This page is a more practical manifestation of the notion of an AI copilot — it’s basically ChatGPT or any other chat bot you may have interacted with while getting tech support from your bank or shopping website. But the results Bing’s Prometheus model has been able to return are definitely more impressive. The outputs it can return along with the inputs it can understand make it much more versatile and therefore more useful. 

For example, you can tell it to create travel itineraries or meal plans with specific parameters and it’ll actually give you lists with what to do or make each day. The demos I saw included coming up with “3-day itinerary for Snoqualmie” or “vegetarian meal plan with chocolate included in the dessert” and each time Bing delivered the requested plans in plain, legible English that not only met the requirements but also cited its sources. It also didn’t take very long for the system to produce the results — we only had to wait between five and ten seconds on the demo Surface laptop. When the system is processing, you’ll also see the “Stop responding” button to give up waiting for results, just in case you’re running short on time. 

Microsoft opens Bing AI for public testing, no waitlist required |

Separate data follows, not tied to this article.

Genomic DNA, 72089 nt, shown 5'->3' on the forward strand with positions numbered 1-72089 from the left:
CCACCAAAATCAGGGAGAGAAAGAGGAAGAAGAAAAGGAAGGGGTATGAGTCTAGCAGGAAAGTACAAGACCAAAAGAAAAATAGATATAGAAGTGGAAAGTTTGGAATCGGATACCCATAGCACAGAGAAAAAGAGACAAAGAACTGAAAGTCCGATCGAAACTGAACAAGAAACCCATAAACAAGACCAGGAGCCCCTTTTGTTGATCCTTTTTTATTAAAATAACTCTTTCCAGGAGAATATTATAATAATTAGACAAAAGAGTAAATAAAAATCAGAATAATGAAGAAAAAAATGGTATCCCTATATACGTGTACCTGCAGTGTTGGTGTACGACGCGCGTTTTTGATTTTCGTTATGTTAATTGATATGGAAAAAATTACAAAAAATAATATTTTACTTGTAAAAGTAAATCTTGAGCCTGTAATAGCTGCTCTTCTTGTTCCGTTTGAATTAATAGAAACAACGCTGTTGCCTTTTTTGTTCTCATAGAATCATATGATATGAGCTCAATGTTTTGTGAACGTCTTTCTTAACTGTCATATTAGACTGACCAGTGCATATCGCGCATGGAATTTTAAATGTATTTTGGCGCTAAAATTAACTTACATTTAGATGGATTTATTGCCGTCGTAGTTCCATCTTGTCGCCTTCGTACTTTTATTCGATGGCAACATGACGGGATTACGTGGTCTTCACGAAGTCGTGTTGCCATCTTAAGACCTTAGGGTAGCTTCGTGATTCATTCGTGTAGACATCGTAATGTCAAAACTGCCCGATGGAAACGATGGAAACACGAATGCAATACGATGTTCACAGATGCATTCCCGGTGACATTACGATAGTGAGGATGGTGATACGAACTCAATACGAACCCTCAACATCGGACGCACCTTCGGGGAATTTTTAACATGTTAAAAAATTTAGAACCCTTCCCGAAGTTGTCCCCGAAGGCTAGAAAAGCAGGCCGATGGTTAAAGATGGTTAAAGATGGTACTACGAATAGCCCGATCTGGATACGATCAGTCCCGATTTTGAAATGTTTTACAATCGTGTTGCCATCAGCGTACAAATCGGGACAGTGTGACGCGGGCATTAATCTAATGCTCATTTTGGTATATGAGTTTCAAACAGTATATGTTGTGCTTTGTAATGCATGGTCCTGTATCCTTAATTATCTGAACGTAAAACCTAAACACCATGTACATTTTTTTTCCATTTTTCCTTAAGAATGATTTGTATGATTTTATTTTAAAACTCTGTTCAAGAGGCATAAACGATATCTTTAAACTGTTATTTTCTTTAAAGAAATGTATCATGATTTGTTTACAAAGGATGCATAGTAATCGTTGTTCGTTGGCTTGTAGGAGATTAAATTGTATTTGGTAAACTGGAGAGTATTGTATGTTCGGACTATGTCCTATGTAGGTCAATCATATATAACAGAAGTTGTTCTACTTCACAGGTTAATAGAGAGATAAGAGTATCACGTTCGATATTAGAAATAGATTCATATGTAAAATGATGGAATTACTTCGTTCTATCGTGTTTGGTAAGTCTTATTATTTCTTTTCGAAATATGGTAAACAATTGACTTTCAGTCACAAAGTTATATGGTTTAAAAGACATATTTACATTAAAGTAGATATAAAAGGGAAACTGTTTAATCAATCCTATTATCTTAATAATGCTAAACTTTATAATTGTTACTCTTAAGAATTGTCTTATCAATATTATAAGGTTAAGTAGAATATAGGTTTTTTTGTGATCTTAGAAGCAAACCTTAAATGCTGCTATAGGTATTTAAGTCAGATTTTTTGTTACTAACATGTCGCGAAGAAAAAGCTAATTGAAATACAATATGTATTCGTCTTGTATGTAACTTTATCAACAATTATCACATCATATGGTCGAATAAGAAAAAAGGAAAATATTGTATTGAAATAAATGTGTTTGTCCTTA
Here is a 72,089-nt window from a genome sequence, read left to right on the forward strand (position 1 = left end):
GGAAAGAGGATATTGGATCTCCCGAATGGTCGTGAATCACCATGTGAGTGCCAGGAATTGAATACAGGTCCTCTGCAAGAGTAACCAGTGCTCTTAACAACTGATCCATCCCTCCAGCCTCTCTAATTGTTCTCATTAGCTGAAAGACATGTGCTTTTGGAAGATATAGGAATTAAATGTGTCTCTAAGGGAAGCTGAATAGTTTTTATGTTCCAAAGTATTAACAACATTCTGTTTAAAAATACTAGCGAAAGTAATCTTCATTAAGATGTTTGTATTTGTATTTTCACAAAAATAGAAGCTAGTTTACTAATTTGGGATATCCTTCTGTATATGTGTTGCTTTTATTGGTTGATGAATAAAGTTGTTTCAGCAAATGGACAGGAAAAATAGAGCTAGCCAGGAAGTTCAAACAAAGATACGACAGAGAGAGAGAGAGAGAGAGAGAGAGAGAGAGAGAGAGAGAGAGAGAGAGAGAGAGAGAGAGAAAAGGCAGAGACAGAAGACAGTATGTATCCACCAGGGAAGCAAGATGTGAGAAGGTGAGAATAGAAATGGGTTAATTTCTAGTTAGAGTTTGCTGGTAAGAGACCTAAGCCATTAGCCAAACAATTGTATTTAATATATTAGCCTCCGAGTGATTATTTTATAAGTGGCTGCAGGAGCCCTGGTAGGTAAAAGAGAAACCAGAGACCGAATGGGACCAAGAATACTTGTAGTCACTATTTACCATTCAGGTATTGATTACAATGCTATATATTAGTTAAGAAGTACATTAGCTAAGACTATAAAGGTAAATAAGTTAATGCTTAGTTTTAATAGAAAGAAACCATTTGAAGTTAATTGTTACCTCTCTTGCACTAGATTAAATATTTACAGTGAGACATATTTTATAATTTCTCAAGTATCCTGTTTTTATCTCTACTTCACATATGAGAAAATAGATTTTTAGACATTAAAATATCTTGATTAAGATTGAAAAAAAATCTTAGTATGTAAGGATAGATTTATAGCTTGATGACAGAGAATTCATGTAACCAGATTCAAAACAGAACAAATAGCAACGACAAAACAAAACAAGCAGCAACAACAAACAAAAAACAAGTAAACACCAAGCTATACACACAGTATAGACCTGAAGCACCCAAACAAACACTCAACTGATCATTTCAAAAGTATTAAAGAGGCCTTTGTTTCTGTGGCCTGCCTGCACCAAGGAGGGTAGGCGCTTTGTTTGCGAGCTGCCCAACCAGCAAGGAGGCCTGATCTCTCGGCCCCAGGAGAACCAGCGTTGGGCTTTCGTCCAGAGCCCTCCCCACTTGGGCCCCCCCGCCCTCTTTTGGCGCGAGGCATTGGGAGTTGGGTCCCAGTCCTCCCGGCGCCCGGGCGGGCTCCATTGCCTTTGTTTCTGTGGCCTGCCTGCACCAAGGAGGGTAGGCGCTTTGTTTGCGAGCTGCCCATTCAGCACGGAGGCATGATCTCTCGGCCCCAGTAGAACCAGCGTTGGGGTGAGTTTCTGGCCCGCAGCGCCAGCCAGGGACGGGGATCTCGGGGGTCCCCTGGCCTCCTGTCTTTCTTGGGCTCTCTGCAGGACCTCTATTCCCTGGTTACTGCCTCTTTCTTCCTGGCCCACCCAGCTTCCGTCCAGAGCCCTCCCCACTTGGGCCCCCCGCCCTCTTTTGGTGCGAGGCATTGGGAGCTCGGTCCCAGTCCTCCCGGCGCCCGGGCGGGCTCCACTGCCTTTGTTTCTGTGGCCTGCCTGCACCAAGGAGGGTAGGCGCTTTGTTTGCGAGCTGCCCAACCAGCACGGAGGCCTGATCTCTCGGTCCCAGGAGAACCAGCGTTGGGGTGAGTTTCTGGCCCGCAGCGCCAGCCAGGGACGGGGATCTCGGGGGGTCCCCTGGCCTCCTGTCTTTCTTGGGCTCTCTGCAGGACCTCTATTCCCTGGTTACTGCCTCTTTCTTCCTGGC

I asked Bing to propose itineraries for a six day family trip to Los Angeles, which would have come in handy during my vacation last week. It took two attempts with different wording before I got the results I expected, but Bing got there. It suggested destinations and sights that my cousin also recommended, which is nice, though I have yet to closely scrutinize the program to see if it makes sense geographically and on timing. 

I also used one of the suggested prompts in the preview to get Bing to create a 30-minute workout for me, focusing on arms and abs using no gym equipment and excluding situps. The resulting plan of several exercises, including three sets of 10 reps of dips, crunches and more all seemed sound. Bing pulled from various publications in generating this program and cited its sources as it churned out the words, meaning it was actually doing some work compiling instead of just regurgitating a single article.

Like other conversational assistants, Bing’s chat is capable of understanding context. In the demo, Saunders asked for spots to take photographs after first requesting a 3-day itinerary for Snoqualmie, and Bing replied with scenic locations in the same region. After my query about a 30-minute workout for abs and arms, I followed up with “how about an hour” and Bing was actually smart enough to follow up by telling me to add more exercises, suggested more things to do, as well as suggest I simply do the initial workout twice. 

I did a lot of follow-up questions to other searches, and to list them all would take forever. Suffice to say that the conversations generally felt very natural and contextually rich, in a way that few other AI chatbots have achieved. 

The Edge browser with an AI copilot built in